The UK-born founding principal David Priest spoke to WhichSchoolAdvisor.com about the school’s goal to offer an IB primary education in a small school environment. And, as well as offering the advantages of being a standalone primary school, Priest explains why this centrally located school will appeal to expat parents and families living in the Causeway Bay area alike.
Read our review of HKCA Po Leung Kuk (PLK) School here.
In order to ensure that our authorization is as quick as possible, we ensured that all our homeroom teachers had prior PYP experience. As a result, we were allowed to ‘fast-track’ our IB PYP authorisation journey and so we will have our verification visit in September 2019. This is a process that normally takes three to five years.
Many people who visit the school comment on how happy the children are at the school, which is something we are very proud of as we have tried very hard to create a school culture that is happy, safe and caring. They also comment on how confident and articulate the children are when asked questions.
Another strength is the high level of transdisciplinary learning that regularly takes place between the homeroom Unit of Inquiry themes and specialist subject areas of Chinese, performing arts, PE and visual arts.
Yes, the school will add Grade 5 in 2019-2020 as all current classes will move up one grade level and, eventually, the school intends to have four classes at each Grade level, 1-5. There are also plans to open a Kindergarten section on the lower ground floor, which has a separate outdoor play area.
We are working towards becoming an international school. As we are a non-profit making school (owned by Po Leung Kuk, a long-established charitable body in Hong Kong), we are often blessed with the generosity of donors who help support the school. Therefore, we are able to focus on providing quality education without certain constraints that other schools may face.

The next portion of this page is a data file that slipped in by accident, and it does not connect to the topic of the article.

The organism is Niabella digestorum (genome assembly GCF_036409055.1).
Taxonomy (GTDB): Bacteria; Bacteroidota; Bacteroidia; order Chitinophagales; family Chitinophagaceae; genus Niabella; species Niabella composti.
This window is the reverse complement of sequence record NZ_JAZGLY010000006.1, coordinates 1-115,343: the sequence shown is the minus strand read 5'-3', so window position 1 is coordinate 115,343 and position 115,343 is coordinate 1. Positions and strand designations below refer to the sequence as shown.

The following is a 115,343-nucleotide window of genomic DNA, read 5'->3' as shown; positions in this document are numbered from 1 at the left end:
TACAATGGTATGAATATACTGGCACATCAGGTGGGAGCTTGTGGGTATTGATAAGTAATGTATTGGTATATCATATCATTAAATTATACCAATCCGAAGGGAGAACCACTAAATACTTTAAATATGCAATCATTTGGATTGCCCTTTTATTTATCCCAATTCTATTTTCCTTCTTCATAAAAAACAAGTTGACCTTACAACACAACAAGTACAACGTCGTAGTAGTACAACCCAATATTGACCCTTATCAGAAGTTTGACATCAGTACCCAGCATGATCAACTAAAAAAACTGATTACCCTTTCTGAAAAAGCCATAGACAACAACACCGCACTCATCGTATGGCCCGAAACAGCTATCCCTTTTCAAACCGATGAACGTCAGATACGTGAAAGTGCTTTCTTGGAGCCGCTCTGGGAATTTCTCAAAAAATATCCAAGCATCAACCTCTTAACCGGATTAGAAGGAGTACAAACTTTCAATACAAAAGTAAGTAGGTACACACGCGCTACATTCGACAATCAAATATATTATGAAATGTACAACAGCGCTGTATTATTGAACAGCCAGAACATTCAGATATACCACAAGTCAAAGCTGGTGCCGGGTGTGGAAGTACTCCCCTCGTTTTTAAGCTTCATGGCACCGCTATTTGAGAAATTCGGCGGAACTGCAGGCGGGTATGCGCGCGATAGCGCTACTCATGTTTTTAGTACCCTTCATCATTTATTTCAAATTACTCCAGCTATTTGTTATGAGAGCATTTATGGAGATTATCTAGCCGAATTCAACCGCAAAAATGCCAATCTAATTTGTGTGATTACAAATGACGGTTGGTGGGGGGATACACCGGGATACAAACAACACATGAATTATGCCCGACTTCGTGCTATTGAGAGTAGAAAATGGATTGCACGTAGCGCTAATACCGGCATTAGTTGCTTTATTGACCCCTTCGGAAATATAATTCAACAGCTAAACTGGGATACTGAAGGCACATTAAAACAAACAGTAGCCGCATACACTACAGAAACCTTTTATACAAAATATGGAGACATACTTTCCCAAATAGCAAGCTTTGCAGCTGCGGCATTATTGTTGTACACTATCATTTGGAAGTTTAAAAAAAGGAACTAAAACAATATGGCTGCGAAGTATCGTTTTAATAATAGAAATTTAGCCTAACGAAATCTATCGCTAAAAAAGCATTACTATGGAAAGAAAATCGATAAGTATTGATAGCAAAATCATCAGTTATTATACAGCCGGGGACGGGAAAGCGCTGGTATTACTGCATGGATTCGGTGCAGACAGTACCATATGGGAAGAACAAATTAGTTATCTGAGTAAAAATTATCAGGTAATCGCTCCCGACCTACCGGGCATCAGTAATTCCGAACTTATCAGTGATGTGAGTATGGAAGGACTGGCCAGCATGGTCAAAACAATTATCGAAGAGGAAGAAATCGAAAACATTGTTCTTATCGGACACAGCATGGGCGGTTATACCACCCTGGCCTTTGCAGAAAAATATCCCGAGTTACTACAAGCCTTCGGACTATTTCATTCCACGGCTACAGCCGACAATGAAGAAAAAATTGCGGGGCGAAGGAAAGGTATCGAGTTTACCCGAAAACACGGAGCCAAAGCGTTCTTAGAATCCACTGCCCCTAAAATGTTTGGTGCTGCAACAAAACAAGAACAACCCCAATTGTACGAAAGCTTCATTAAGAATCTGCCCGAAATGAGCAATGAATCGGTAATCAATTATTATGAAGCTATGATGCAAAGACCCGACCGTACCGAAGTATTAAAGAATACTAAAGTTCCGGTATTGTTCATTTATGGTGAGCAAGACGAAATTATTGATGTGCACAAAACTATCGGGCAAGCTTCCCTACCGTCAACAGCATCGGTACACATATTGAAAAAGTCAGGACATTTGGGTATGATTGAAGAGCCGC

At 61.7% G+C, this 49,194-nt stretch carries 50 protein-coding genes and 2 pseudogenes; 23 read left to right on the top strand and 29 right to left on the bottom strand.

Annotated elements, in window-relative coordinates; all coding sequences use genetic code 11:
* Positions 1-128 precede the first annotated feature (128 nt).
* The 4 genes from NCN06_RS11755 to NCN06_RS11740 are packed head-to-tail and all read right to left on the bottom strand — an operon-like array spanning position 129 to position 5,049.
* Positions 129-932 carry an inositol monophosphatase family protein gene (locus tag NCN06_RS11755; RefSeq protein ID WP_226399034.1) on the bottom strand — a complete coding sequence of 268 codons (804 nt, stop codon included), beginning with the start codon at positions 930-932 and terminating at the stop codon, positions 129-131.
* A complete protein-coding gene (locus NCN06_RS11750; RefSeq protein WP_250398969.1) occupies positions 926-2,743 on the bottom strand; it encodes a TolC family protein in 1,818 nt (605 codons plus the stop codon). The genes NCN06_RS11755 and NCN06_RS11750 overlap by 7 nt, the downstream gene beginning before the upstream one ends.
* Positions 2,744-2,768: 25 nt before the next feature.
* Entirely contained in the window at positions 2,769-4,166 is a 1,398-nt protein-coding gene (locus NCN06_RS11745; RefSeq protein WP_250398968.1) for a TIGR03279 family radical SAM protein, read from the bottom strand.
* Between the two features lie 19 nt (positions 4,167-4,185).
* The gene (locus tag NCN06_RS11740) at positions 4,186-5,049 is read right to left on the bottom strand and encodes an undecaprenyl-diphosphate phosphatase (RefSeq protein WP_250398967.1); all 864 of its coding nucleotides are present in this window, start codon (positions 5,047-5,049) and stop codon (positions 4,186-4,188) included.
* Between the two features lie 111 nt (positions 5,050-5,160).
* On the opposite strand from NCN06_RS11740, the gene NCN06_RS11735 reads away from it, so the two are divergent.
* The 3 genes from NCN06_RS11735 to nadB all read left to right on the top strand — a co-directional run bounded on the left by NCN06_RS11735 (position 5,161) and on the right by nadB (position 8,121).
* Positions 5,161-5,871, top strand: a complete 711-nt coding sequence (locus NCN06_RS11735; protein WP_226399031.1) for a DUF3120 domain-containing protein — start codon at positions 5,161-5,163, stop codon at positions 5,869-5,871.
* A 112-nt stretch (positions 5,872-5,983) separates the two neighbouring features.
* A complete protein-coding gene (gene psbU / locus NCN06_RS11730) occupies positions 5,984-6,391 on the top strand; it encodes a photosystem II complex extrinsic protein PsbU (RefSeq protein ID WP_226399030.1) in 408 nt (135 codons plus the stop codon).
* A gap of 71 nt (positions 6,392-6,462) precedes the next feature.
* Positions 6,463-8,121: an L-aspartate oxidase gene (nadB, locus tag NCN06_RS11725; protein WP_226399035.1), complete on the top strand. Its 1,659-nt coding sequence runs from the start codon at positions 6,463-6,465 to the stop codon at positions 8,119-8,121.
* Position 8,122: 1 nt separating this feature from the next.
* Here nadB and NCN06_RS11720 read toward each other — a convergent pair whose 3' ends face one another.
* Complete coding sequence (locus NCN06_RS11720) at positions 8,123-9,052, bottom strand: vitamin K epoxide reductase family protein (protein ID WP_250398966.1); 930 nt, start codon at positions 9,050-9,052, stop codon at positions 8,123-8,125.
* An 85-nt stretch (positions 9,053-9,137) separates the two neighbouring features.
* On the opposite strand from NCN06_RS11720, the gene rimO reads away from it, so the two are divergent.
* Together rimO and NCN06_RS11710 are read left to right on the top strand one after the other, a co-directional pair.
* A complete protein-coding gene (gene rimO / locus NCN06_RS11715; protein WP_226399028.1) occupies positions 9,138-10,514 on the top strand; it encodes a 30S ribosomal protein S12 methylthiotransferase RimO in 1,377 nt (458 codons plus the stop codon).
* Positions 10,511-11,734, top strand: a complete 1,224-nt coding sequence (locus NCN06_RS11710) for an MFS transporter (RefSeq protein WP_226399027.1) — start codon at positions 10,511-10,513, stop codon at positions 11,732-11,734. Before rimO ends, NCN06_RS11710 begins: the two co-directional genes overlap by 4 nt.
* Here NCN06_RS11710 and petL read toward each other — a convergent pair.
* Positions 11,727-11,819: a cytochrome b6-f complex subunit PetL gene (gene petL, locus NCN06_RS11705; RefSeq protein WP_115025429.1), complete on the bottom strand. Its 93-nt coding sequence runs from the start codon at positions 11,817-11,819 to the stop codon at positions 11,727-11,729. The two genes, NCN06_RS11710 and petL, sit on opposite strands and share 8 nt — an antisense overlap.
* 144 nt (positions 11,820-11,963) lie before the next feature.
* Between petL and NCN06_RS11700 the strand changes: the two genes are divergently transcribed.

Po Leung Kuk was established in 1880 for ‘the protection of the young and innocent’, and has been providing education and other social services in Hong Kong for over 140 years. The decision to open an international school was made because there were many families who wanted an alternative to the local education system, but could not afford the high costs associated with most international schools in Hong Kong.
Firstly, we are just 300m from Tin Hau Temple Road MTR station and surrounded by residential apartments where, at the moment, expat children are seen taking a bus to school every morning. They can just walk here!
Secondly, we are an international school that gives expat children more of a local cultural experience than they would have at an international school that is very Western. Thirdly, the school is a very happy place to which the children want to come every day, and if they are happy at school they will learn!
This is a private school running a non-local primary curriculum with English as the main medium of instruction. In order to fulfil the requirement to be registered as an international school, the school is required to enrol a certain number of non-local passport holders.
One of the benefits of being a standalone primary school is that the children in the upper grades get to take on leadership responsibilities that those who attend a through-train school do not get. This makes a huge difference in terms of their maturity and sense of self-efficacy. Another benefit is that they are shielded from some of the less desirable behaviours that adolescents can often exhibit.
We are visiting different secondary schools and trying to make connections with those that we feel would be good options for our graduates. I believe with the expertise and experience within the school, as well as that of Po Leung Kuk, the students are in safe hands during their transition to secondary school.
Hmm, I don’t feel that I have much spare time as establishing a new school is draining and very time-consuming. But I do like to cook, so unwind each evening by going home and preparing dinner. I also try to stay healthy by walking a lot, and occasionally playing tennis – until my knees tell me to stop – and travelling abroad during school holidays.